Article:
the next two years,
he designed roads and bridges throughout Freetown. Then he was sent
upcountry to be the head engineer for the
Kenema-Kono area, where he managed the
design and construction of a clinic for children under
the age of 5, a hospital and several concrete bridges to
Following this time, he returned to Freetown and supervised
of an extension
to the Port of Freetown.
After four years, Garber decided he’d
done his part and chose to continue his education. He left
the country to pursue graduate studies
in civil engineering
in the United States. In 1971, Garber received his doctorate
from Carnegie Mellon University, and after graduation accepted
a teaching post at
the State University
of New York-Buffalo. But the winters in upstate New York
were more than the West African had bargained for. When
a teaching position opened
up at the University
of Sierra Leone, he grabbed it, eventually becoming the
first dean of the school of
Eight years later, it was time for a sabbatical, which
Garber had planned to spend at Arizona State University.
Hoel, one of his former Carnegie Mellon professors
and then-chairman of U.Va.’s
Department of Civil Engineering, Garber was persuaded to consider a position
at U.Va.’s School of Engineering and
Applied Science, which he did. Garber joined the University’s
faculty in September 1980 and was offered a permanent faculty position
the following year.
He has been here ever since.
Initially, Garber was the only African — or African American — at
the engineering school and one of only about two
dozen black faculty at the University. The situation for
improved since then — there are currently more than 100 full-time black
faculty members at U.Va., and half a dozen at the engineering school — but
the numbers are not as high as they could be, Garber said.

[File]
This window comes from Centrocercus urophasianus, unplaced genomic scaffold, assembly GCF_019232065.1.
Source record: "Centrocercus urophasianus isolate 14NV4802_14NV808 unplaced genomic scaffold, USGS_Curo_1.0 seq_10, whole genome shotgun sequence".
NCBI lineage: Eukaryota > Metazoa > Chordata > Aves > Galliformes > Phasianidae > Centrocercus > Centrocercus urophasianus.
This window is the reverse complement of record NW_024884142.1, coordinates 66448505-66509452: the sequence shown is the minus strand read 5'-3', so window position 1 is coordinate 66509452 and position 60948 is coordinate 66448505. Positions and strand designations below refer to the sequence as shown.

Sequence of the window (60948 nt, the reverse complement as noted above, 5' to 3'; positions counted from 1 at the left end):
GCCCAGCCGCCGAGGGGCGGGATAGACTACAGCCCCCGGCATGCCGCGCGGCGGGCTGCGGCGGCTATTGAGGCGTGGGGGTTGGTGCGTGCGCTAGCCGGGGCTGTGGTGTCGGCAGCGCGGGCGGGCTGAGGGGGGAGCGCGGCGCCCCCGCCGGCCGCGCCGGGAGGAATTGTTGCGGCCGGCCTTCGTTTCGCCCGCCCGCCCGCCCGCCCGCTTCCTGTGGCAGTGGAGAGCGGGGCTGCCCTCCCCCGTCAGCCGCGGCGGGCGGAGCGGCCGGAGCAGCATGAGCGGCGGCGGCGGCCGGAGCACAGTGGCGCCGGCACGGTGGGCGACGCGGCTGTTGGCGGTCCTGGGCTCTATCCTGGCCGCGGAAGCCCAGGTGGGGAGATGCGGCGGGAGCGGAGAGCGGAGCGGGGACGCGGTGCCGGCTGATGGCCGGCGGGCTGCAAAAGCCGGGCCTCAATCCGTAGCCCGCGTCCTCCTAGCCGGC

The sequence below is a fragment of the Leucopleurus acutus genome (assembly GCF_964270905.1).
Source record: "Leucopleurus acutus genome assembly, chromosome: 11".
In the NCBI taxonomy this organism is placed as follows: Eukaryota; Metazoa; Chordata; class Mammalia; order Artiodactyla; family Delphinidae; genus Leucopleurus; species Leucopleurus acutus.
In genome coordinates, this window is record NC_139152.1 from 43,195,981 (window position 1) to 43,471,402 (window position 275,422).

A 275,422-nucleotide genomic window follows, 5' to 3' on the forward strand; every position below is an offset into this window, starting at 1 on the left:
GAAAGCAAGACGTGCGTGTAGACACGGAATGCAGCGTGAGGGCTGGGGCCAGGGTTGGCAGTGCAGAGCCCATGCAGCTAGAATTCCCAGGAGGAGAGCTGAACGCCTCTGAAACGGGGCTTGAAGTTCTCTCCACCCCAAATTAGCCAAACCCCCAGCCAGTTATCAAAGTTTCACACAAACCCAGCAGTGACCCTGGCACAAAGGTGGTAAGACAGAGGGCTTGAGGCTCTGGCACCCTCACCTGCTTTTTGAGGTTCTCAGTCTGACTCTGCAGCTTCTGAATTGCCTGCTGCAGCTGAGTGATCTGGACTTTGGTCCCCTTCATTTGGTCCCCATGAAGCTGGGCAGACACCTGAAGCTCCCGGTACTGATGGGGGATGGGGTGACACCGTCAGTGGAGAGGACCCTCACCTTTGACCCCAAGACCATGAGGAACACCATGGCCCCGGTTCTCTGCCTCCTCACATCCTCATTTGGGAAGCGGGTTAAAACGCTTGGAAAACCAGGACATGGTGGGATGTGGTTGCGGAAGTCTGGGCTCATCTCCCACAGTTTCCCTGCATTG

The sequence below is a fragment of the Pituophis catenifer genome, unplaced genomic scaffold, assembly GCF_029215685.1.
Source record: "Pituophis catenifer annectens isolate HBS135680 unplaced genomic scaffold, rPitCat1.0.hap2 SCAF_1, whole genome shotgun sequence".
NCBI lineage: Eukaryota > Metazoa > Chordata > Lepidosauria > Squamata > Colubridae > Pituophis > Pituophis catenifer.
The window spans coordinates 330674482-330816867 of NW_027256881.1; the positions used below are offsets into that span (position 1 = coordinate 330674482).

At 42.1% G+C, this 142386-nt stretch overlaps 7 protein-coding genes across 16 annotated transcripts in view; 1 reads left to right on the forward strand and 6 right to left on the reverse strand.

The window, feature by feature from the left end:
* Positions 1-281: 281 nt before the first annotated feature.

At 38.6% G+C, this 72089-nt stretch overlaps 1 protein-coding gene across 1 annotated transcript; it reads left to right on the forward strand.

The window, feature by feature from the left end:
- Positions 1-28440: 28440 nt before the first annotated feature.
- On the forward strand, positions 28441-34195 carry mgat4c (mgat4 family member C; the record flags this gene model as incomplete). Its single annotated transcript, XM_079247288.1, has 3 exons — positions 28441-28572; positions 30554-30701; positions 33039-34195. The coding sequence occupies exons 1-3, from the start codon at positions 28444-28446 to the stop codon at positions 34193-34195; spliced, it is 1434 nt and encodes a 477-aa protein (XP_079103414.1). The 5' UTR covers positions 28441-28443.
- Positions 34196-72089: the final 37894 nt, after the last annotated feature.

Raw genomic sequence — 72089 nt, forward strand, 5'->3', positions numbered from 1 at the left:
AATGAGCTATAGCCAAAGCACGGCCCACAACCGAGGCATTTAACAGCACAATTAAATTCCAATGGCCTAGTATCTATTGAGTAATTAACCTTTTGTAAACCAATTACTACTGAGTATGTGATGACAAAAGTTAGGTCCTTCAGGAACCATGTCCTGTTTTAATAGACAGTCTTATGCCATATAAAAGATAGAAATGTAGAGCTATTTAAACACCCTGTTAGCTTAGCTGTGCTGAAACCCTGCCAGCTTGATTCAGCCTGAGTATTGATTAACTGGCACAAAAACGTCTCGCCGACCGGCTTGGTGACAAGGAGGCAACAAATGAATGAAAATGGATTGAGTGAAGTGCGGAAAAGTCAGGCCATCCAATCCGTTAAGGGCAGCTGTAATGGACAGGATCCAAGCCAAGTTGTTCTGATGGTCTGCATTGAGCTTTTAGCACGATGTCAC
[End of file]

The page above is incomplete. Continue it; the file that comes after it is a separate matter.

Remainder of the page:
When Garber first arrived in Charlottesville with
his family, Hoel and his wife Unni extended them
met other newcomers through a “Welcome Wagon” group, of which they
were the only black family. At a dinner party hosted by the Garbers, one of their
guests told his hosts that that was the first time he had entered a black man’s
The Garbers joined Trinity Episcopal Church, which
helped broaden their social circle. The proximity
in Washington, D.C., also
helped the family’s new life in Central Virginia.
Ada Garber soon opened a day care center, which
she operated for more than two decades. Her
business helped many women
at the University
both pursue professional careers and rear families.
The Garber children also prospered. Now adults,
is an architect;
gave up her job as regional manager with Kaiser
Permanente to help her husband
insurance company; and Elaine, 33, manages
rental property in Maryland.
In addition to his teaching and research, Garber
also has contributed many hours of professional
service to the Transportation
arm of the National
Academies. His work in this area has included
participation on several national policy
limits in work zones,
possible limits to the size and weight of
large trucks permitted on the nation’s
highways, and characteristics of traffic that might affect the frequency
and seriousness of automobile accidents.
an American citizen, Garber still travels to his homeland
from time to time to see
elder sister (all his other siblings have
emigrated either to the U.S. or to the
U.K.), and to
serve as a consulting
like to go back and look at the roads I designed,” he said.
He admits to no regrets.
were different actions I could have taken over the years,” Garber
said, “but I took God’s directions, and I thank Him for that.”